This has Disney's stock trading down 13% from its all-time high, even after it rebounded strongly earlier this year. And it could even cause the stock price to fall again in the near future, as Disney works to address this content-delivery problem at ESPN.
But savvy investors who can take on the short-term risk could do very well to buy Disney now. After all, this is a problem with how people watch, not whether they will watch. Disney will either adapt to the cord-cutter trend and find a way to monetize ESPN outside the traditional cable model or maybe just sell it off.
Either way, ESPN is a small part of what makes Disney a value. The company owns some of the best-known, most-loved entertainment properties in the world, and fans will be paying good money for decades -- maybe centuries -- to be entertained by Marvel, Pixar, Lucasfilm, and other Disney properties. Trading for 18.5 times trailing earnings, Disney stock is a fair value -- if not downright cheap -- for the long-term potential.
A true high-flier among value stocks
Chuck Saletta (Atlas Air Worldwide): There's not much in this world higher than the sky, and that's where the assets of Atlas Air Worldwide spend much of their time. As an aircraft leasing company, Atlas Air can certainly stand as a symbol of moving up in the world. And with its current market price offering the business up at attractive ratios, it definitely looks like a value stock worth considering.
Atlas Air currently trades at around 0.9 times its book value and around 6 times its operating cash flow. Metrics like that typically reflect a business in crisis, but analysts are expecting the company to grow its earnings at a better than 12% annualized clip over the next five years. Even if that growth doesn't materialize, with metrics like that, there's plenty of room for the analysts to be wrong but for the company's owners to still have value in their position.
As important as those valuation metrics are, Atlas Air also has a reasonable debt load, with a debt-to-equity ratio of around 1.3 and interest expense that's covered by operating income. Having a manageable debt load is critically important in this business -- for the very same reason, the company appears to be such a bargain. The air leasing industry can be brutally competitive.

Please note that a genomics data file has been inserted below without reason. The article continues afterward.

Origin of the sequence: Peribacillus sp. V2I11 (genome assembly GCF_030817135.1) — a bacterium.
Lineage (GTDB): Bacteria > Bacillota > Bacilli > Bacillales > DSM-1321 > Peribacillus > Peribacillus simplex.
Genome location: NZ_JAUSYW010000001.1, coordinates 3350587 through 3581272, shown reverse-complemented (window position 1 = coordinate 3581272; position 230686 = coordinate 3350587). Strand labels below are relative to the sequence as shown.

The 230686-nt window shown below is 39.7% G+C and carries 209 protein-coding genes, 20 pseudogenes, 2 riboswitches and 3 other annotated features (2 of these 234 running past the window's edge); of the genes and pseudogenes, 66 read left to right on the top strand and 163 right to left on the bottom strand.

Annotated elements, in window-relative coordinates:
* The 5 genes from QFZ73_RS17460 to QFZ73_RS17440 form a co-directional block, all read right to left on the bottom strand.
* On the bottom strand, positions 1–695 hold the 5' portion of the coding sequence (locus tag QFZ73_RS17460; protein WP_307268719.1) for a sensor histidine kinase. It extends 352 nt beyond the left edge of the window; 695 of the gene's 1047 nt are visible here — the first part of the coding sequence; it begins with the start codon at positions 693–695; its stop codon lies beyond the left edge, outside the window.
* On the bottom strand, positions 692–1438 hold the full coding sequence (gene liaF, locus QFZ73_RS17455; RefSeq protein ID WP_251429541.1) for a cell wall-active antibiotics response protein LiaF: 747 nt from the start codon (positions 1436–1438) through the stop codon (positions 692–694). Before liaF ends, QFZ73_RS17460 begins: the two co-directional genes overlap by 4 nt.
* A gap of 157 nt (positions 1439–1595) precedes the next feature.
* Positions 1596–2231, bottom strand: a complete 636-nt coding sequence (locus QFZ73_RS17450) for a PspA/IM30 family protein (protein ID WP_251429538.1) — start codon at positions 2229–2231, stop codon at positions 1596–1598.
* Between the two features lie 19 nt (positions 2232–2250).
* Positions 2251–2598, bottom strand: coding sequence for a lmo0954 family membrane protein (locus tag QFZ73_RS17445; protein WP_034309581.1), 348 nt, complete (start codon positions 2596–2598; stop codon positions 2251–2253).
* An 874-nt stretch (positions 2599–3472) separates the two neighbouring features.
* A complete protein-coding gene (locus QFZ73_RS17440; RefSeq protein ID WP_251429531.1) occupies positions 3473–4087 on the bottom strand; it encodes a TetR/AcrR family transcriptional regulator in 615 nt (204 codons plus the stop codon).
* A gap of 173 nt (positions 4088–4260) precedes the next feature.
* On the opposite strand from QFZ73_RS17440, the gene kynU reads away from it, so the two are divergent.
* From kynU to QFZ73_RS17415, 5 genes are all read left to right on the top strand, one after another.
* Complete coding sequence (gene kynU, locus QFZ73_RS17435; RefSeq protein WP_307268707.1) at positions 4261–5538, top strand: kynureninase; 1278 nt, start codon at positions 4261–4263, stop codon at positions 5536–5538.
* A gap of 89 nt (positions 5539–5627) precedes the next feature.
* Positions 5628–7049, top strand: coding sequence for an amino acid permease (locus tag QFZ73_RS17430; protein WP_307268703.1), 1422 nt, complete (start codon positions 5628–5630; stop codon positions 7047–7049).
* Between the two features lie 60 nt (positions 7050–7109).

The key problem with the industry -- and the primary risk to Atlas Air Worldwide's business -- is that airplanes are incredibly mobile. Extra airplane capacity can get itself virtually anywhere in the world, in a matter of days. As a result, Atlas Air finds it difficult to sustainably charge a high premium for its services. If it tried, that would invite competition willing to undercut its prices, eating away the margin potential.
So while the measures make Atlas Air Worldwide a potentially great value stock for those moving up in the world, its business makes it one that's not likely to see sky-high stock prices anytime soon. If you invest, invest with those reasonable prospects in mind.
Suzanne Frey, an executive at Alphabet, is a member of The Motley Fool's board of directors. Chuck Saletta has no position in any stocks mentioned. Jason Hall owns shares of Alphabet (A shares) and Walt Disney. Steve Symington has no position in any stocks mentioned. The Motley Fool owns shares of and recommends Alphabet (A shares), Alphabet (C shares), and Walt Disney. The Motley Fool has a disclosure policy.